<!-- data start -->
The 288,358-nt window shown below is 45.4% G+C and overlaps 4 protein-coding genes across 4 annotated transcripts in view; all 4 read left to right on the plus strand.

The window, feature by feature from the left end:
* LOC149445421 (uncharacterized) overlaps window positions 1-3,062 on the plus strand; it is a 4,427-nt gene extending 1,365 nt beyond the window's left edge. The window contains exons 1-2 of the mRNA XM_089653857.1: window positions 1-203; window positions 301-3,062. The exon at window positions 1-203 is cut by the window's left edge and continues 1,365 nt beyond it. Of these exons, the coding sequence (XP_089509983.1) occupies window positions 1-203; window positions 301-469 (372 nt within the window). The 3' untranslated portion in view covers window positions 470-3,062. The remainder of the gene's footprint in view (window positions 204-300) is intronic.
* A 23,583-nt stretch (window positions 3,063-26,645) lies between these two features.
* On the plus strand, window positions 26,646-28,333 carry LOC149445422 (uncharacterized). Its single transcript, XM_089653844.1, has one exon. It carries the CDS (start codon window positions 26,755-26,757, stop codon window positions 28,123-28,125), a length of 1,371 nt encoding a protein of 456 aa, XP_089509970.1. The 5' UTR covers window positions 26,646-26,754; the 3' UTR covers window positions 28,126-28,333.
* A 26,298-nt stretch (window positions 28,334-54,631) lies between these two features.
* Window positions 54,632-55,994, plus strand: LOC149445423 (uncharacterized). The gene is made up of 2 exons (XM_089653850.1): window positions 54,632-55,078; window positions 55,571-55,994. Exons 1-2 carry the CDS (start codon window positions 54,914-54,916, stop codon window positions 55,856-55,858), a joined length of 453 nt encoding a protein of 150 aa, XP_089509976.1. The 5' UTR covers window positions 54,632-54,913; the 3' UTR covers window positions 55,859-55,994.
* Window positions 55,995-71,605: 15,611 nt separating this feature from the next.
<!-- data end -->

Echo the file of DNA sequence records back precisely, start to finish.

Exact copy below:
The 288,358-nt window shown below is 45.4% G+C and overlaps 4 protein-coding genes across 4 annotated transcripts in view; all 4 read left to right on the plus strand.

The window, feature by feature from the left end:
* LOC149445421 (uncharacterized) overlaps window positions 1-3,062 on the plus strand; it is a 4,427-nt gene extending 1,365 nt beyond the window's left edge. The window contains exons 1-2 of the mRNA XM_089653857.1: window positions 1-203; window positions 301-3,062. The exon at window positions 1-203 is cut by the window's left edge and continues 1,365 nt beyond it. Of these exons, the coding sequence (XP_089509983.1) occupies window positions 1-203; window positions 301-469 (372 nt within the window). The 3' untranslated portion in view covers window positions 470-3,062. The remainder of the gene's footprint in view (window positions 204-300) is intronic.
* A 23,583-nt stretch (window positions 3,063-26,645) lies between these two features.
* On the plus strand, window positions 26,646-28,333 carry LOC149445422 (uncharacterized). Its single transcript, XM_089653844.1, has one exon. It carries the CDS (start codon window positions 26,755-26,757, stop codon window positions 28,123-28,125), a length of 1,371 nt encoding a protein of 456 aa, XP_089509970.1. The 5' UTR covers window positions 26,646-26,754; the 3' UTR covers window positions 28,126-28,333.
* A 26,298-nt stretch (window positions 28,334-54,631) lies between these two features.
* Window positions 54,632-55,994, plus strand: LOC149445423 (uncharacterized). The gene is made up of 2 exons (XM_089653850.1): window positions 54,632-55,078; window positions 55,571-55,994. Exons 1-2 carry the CDS (start codon window positions 54,914-54,916, stop codon window positions 55,856-55,858), a joined length of 453 nt encoding a protein of 150 aa, XP_089509976.1. The 5' UTR covers window positions 54,632-54,913; the 3' UTR covers window positions 55,859-55,994.
* Window positions 55,995-71,605: 15,611 nt separating this feature from the next.